People get ideas ‘off the ground’
How to save small towns
Residents not bureaucrats will save small town New Zealand according to a DannevirkeMBA scholar.
Annette Kendall spoke to about 40 people from across Central Otago last week, giving them some basic ideas to encourage development.
‘‘Shut up and listen to what someone with a good idea has to say, find what it is they want to do, and ask how can I help you do it’’ Kendall said.
‘‘You don’t motivate it or instigate it because if you have to drive it, when you leave it falls over.’’
After a rough start in life, Kendall was motivated to go to university at 30 as ‘‘I needed a piece of paper to prove I could do what I was doing anyway.’’
Tackling an MBA, she found that almost all business studies had been conducted in either Auckland or Christchurch and noone was looking after rural New Zealand, so she chose to study her home town with its empty shops and failing businesses.
‘‘I likened it to looking in my pantry and struggling to find something I could cook, when a masterchef comes along and takes that, that, and that and produces a gourmet meal. They see what you don’t.’’ What she found was people who had good ideas but they had never shared them for fear of failure or ridicule.
‘‘What every basic business needs is at least three people, one who is good at service or making things, one who can market the product and one who can manage the finance. We need to stop perpetuating the myth that people can do everything themselves.’’
Kendall also stressed the importance of each area supporting those who come up with the new ideas.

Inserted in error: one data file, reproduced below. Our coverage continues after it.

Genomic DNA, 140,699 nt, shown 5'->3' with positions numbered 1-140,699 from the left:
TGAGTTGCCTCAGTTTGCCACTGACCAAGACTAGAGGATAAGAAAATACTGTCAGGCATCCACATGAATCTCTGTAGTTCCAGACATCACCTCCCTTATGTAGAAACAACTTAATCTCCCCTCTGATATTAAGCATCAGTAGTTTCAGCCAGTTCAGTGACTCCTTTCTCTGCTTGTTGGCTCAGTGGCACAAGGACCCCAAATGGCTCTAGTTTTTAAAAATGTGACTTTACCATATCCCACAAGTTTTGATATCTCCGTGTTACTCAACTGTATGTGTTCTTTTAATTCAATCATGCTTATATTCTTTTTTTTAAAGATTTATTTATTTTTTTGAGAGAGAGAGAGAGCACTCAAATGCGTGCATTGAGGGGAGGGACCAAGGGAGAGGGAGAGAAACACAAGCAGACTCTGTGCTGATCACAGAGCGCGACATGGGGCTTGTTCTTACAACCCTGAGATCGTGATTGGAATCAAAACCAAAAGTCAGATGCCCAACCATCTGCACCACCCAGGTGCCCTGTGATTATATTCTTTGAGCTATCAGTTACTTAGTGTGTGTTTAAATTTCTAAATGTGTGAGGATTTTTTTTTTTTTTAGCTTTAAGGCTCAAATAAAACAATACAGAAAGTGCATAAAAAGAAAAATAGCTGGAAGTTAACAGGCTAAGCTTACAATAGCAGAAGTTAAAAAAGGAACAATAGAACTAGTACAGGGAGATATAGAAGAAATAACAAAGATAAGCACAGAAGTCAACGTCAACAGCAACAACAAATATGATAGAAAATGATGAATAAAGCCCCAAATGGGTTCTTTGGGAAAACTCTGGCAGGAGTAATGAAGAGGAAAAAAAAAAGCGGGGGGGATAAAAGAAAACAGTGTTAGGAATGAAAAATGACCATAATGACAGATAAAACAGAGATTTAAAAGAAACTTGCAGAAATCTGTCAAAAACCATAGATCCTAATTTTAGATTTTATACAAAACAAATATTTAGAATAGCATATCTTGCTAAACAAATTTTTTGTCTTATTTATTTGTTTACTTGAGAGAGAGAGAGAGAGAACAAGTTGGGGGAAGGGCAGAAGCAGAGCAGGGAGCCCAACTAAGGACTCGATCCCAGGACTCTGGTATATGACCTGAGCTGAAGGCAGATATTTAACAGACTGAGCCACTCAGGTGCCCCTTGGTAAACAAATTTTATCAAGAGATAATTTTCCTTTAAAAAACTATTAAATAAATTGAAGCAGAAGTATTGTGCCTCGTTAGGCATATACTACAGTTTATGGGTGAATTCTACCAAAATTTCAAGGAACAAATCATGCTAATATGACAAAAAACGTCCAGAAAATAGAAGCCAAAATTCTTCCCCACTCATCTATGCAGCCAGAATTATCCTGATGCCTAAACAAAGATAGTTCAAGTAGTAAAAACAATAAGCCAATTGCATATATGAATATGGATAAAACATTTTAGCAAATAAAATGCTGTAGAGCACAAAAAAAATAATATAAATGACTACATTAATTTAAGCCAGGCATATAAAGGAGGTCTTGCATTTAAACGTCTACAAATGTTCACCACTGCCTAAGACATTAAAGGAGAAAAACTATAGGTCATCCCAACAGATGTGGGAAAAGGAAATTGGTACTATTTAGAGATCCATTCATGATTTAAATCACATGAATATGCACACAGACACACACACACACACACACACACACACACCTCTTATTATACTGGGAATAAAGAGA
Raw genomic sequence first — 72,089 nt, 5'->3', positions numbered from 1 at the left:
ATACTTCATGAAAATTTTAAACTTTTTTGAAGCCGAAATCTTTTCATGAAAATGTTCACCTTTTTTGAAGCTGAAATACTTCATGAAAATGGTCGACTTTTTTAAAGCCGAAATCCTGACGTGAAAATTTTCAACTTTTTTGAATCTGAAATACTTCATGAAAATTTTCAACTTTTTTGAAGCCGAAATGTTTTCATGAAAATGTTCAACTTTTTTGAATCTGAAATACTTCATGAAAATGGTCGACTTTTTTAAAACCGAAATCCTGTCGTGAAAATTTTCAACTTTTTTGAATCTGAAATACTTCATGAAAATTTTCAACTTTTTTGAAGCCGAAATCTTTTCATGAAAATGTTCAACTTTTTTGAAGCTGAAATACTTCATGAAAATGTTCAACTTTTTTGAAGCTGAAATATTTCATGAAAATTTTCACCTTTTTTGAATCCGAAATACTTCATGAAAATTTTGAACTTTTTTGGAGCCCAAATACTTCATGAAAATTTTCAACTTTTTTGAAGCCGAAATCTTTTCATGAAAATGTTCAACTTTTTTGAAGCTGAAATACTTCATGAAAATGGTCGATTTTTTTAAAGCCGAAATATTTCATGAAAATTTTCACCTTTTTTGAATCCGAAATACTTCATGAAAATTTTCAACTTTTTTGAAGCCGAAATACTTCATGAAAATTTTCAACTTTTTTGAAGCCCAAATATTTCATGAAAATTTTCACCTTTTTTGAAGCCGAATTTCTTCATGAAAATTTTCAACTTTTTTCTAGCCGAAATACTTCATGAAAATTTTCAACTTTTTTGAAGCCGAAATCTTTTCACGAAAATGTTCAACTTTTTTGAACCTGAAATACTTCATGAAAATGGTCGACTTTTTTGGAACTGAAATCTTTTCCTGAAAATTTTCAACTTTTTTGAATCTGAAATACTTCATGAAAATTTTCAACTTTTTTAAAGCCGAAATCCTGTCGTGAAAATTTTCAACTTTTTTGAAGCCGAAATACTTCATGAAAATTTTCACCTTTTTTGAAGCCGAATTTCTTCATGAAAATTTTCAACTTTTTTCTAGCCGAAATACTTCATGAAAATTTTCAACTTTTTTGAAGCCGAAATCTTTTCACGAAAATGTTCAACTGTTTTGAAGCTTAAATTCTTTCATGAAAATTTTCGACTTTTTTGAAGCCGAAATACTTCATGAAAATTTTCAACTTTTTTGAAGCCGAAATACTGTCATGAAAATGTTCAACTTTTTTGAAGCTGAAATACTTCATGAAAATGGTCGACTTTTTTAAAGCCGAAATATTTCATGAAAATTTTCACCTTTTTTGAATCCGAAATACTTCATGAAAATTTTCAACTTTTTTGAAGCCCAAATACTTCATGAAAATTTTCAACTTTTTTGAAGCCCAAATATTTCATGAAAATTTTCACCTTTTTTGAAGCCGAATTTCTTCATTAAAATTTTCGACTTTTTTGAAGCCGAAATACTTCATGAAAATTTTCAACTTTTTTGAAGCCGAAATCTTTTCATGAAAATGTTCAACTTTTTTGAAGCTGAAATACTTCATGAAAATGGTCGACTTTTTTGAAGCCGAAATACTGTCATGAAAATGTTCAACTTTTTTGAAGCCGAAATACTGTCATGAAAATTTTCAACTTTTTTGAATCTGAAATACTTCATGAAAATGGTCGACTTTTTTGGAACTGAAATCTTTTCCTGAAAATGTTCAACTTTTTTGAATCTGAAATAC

‘‘The culture must be supportive of entrepreneurs, people who want to put everything into making something work, identifying opportunities other people can’t see, people whose heart and soul is in the district.’’
She suggested the best thing any council could do was fund a free confidential service for business people, with a pool of available people to help get ideas off the ground.
‘‘The councils need to get away from the top down approach to economic development, stop trying to attract big business or purely focus on tourism and work with the talented people you already have here. Frankly this council [Central Otago District Council] has demonstrated an incredibly innovative approach in being at least open to have this conversation.’’
She encouraged anyone to ‘‘go find your tribe’’.
‘‘Tell your story, keep telling your story until you find someone who looks at you, their eyes light up and they say I know what you mean. And look to the young people, they have wonderful ideas that just need someone to believe in them.’’
Sharing ideas: Rural New Zealand business proponent Annette Kendall is flanked by Amy Scott, left, and Sharon Waples from the Alexandra Youth Forum who were beneficiaries of the evening.